Header Image: BETHINK THYSELF, 2020.
There is so much to see when looking at Patrick Quarm’s paintings. Each square inch of his canvas is filled with so many details that absorb the onlooker upon first viewing. Quarm infuses aspects of his culture, like the African wax print fabric that he literally weaves throughout his painting. The art explores the complicated history of this now iconic African fabric with its colonial past.
But Quarm’s works are best viewed in person. As vibrant as his paintings can be on screen, it is the three-dimensional aspect of his paintings that truly makes them special. As a Black man living in Africa and the United States, his works reflect the layered reality of his life. Cutouts in the first layer of the painting give a sneak peek at what lays underneath. Only when the viewer approaches the painting from a different angle could they finally glimpse the entirety of the second painting.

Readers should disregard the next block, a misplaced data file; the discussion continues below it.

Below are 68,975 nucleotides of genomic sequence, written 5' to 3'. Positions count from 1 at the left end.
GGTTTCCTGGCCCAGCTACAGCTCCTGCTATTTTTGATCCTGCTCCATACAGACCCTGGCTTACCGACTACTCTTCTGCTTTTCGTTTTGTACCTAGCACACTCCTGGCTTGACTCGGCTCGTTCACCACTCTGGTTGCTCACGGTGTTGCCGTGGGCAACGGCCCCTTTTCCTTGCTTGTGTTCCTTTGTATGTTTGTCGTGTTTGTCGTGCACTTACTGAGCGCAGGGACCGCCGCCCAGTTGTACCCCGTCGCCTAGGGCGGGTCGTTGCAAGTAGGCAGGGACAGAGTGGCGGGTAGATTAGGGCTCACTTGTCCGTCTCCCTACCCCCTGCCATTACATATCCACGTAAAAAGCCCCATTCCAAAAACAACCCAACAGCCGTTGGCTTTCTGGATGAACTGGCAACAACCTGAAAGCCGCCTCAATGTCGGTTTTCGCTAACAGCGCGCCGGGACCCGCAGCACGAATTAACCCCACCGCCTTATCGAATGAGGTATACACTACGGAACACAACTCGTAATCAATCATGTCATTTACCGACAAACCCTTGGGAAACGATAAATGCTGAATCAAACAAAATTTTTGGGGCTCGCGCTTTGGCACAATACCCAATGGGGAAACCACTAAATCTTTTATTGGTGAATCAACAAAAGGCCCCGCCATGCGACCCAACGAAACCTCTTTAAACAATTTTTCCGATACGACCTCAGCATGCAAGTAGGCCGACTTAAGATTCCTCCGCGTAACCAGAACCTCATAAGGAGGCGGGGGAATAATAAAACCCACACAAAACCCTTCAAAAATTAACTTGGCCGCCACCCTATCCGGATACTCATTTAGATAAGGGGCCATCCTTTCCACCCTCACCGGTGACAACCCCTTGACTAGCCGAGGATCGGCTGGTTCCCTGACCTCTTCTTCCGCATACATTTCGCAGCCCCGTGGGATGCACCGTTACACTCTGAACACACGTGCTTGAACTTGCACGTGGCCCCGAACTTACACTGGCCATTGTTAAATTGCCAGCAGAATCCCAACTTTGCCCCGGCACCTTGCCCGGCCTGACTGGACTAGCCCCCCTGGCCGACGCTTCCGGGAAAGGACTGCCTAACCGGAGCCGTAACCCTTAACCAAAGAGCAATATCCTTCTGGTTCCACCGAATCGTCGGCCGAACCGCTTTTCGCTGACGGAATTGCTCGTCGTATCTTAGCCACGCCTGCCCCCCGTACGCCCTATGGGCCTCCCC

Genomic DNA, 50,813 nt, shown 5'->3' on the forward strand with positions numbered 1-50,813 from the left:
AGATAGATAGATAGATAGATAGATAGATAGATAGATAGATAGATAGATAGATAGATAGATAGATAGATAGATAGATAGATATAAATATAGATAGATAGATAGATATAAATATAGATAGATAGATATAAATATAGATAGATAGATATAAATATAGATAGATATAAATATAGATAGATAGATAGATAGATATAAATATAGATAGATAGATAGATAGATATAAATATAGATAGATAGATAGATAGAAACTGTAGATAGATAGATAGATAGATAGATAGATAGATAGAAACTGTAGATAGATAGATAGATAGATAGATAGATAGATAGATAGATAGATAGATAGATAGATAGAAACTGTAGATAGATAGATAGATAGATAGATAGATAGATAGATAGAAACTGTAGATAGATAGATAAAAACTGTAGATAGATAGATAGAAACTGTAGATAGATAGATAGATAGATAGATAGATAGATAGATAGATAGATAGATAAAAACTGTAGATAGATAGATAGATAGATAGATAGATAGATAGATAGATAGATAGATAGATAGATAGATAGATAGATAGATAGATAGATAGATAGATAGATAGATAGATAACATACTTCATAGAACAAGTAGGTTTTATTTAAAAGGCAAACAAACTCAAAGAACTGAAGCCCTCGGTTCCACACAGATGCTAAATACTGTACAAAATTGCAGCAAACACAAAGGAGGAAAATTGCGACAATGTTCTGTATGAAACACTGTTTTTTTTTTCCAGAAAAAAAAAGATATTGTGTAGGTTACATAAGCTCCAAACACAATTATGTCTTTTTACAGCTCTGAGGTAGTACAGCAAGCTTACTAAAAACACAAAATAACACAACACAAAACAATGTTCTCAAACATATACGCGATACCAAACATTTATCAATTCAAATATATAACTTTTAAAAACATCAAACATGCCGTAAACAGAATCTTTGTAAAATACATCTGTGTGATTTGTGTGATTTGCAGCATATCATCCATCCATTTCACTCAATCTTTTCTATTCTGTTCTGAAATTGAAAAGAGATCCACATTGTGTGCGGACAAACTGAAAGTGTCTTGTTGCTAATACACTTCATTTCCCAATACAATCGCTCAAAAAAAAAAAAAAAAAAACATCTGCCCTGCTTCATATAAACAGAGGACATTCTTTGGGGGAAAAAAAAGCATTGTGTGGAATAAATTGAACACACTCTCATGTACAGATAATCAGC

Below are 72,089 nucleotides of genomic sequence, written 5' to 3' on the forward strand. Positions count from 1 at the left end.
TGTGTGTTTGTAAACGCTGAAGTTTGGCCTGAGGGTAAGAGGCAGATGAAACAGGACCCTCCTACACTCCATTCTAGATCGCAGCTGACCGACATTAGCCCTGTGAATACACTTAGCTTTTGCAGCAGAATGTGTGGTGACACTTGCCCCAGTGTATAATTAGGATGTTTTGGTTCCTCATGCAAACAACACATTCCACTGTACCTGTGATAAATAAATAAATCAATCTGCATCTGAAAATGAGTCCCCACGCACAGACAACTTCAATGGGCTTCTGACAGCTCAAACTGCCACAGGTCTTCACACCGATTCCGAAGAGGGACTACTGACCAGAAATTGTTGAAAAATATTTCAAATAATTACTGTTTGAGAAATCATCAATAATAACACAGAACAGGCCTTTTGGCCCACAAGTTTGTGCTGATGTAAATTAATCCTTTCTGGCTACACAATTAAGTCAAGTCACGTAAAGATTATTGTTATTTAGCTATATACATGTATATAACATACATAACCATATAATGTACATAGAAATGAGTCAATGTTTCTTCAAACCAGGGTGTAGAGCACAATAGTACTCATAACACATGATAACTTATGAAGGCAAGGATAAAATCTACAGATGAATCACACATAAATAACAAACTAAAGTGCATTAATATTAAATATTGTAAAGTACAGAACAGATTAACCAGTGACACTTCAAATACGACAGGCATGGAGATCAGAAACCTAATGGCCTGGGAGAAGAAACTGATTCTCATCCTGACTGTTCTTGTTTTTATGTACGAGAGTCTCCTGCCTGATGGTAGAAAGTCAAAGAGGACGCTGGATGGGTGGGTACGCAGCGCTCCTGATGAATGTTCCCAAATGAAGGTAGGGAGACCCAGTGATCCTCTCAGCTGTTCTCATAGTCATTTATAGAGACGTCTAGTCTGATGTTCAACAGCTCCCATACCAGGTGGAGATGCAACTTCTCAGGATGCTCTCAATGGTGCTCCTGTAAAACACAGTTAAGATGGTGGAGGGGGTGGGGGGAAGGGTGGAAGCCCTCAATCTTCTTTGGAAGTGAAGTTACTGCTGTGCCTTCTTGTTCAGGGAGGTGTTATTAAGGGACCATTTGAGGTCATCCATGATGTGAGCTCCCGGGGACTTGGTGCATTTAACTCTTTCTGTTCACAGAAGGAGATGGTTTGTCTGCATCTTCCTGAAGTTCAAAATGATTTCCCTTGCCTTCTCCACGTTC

His layered painting is Quarm’s version of archeology. Just like field archeology digs through layers of earth to find bits and pieces of history, Quarm’s paintings both hide and highlight aspects of both history and culture. The result is a hybrid in our collective mind of what history — and Quarm’s paintings —looks like.